10 Tips For Killer Lead Generation Landing Pages

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Remove Distractions, landing page, above the fold example.


Your lead generation landing page is a sales page for your lead magnet.

Sure, the lead magnet might be free, but you still have to “sell” it, meaning, you still have to persuade the potential customer to download it.

So how can you make your lead magnet landing page as compelling as possible?

Today we are going to share ten tips that will help you do exactly that.

Want to learn how to convert more potential customers into email subscribers?

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#1 Remove Distractions

You might be already aware that we believe that websites are dead.

Sure, people are still using them, but that doesn’t mean that having a business website is the best way to make money online.

Now, we don’t think that you should have a website at all, you should use a landing page as your homepage instead. That’s what we do here at ClickFunnels. And our annual revenue is over $100 million. Just saying.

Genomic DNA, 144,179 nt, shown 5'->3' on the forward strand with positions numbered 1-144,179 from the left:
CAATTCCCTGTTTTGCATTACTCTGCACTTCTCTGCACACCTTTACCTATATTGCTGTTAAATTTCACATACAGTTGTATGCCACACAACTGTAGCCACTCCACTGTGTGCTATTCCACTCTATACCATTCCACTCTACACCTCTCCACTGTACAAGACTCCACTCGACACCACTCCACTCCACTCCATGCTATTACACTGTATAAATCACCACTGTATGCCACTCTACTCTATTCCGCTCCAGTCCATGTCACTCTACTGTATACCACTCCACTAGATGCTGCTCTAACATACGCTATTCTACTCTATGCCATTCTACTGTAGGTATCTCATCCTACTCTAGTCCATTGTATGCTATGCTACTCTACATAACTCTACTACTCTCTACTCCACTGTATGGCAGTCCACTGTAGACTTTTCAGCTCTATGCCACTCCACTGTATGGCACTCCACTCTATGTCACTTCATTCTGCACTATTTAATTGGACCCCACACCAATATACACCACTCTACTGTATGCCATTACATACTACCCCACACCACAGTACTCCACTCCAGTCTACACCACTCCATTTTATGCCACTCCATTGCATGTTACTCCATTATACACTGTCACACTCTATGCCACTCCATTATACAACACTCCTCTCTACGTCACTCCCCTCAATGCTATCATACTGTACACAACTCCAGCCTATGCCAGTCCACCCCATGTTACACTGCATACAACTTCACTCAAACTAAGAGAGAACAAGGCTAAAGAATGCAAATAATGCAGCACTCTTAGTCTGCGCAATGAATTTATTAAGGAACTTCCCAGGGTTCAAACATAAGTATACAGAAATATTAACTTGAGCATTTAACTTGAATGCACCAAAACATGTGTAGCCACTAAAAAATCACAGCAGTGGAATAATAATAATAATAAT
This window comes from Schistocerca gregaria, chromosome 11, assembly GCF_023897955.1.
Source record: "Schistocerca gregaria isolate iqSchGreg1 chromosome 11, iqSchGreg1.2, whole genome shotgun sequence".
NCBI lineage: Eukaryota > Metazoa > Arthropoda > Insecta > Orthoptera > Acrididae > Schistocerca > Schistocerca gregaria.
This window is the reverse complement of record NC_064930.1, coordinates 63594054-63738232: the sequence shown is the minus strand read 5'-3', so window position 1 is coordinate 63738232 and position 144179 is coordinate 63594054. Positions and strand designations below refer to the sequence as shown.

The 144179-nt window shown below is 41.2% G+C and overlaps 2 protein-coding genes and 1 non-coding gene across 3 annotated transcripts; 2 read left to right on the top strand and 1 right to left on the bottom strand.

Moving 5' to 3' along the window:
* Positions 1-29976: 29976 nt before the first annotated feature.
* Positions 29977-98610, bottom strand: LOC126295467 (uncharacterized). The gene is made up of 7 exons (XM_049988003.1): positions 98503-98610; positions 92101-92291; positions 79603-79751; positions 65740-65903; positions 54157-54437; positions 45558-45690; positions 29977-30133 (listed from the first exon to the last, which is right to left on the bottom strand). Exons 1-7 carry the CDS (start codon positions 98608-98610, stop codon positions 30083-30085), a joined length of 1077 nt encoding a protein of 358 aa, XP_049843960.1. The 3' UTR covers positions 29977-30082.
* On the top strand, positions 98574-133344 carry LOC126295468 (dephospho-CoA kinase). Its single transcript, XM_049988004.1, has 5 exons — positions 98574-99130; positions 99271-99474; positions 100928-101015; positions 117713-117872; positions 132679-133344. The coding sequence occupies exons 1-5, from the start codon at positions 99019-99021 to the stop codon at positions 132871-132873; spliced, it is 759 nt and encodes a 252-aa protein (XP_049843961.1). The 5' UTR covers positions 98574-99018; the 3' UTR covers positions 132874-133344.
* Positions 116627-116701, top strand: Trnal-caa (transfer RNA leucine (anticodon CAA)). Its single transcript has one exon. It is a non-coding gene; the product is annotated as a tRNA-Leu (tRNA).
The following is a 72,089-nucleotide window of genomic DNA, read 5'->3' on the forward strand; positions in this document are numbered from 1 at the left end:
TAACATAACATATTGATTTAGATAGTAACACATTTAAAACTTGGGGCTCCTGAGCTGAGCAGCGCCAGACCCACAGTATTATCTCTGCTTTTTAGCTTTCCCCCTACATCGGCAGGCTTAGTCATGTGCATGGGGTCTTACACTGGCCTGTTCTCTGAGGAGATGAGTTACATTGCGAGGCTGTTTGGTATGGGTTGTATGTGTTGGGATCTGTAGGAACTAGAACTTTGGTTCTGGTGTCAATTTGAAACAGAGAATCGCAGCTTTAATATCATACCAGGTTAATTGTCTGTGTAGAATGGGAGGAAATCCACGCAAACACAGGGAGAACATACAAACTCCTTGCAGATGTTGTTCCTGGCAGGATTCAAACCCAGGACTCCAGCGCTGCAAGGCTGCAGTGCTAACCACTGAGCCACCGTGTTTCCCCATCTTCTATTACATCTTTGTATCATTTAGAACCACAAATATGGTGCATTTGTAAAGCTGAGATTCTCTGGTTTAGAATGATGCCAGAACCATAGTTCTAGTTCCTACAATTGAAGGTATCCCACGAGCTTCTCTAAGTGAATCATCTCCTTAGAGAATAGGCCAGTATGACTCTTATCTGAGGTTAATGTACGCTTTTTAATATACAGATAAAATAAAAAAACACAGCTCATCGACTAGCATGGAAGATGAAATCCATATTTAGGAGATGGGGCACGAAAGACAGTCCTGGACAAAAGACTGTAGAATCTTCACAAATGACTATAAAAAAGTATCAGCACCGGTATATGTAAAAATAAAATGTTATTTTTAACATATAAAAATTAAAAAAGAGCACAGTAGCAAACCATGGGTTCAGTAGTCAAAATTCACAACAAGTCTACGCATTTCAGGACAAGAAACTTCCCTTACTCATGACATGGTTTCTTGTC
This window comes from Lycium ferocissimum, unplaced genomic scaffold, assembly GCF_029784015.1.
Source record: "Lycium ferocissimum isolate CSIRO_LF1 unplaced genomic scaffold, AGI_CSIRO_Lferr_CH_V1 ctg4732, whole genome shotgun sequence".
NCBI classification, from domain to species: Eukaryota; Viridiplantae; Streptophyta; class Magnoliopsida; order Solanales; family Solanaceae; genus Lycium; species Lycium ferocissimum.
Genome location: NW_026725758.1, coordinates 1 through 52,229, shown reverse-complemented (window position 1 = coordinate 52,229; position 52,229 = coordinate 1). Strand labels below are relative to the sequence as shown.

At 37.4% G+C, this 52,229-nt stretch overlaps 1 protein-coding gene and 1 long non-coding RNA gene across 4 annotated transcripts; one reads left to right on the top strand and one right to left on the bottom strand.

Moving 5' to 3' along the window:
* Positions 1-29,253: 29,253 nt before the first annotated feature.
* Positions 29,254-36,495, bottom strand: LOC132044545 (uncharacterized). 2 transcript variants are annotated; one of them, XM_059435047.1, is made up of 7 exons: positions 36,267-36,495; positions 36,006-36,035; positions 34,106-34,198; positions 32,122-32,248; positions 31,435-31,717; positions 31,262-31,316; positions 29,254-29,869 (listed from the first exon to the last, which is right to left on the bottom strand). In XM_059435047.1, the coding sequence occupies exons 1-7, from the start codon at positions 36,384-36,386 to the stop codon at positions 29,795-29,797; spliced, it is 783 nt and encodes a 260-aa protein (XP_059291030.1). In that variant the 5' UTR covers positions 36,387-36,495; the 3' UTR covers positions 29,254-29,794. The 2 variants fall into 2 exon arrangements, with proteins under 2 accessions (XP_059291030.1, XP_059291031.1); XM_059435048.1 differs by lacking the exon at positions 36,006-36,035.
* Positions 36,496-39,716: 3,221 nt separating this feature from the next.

But if you insist on having a website, then at least make sure that your lead generation landing page is completely separate from it.

That means no navigation, no links to blog articles, no links to your social media profiles, nothing.

Your landing page should have one goal:

To get the potential customer to give you their email address.

There should be nothing on it that would distract them from that.

The only clickable elements on your landing page beside the call-to-action buttons should be links to legal pages (privacy policy, etc.).

For example:

Nick Stephenson is a best-selling author and a business coach that teaches writers how to market their books.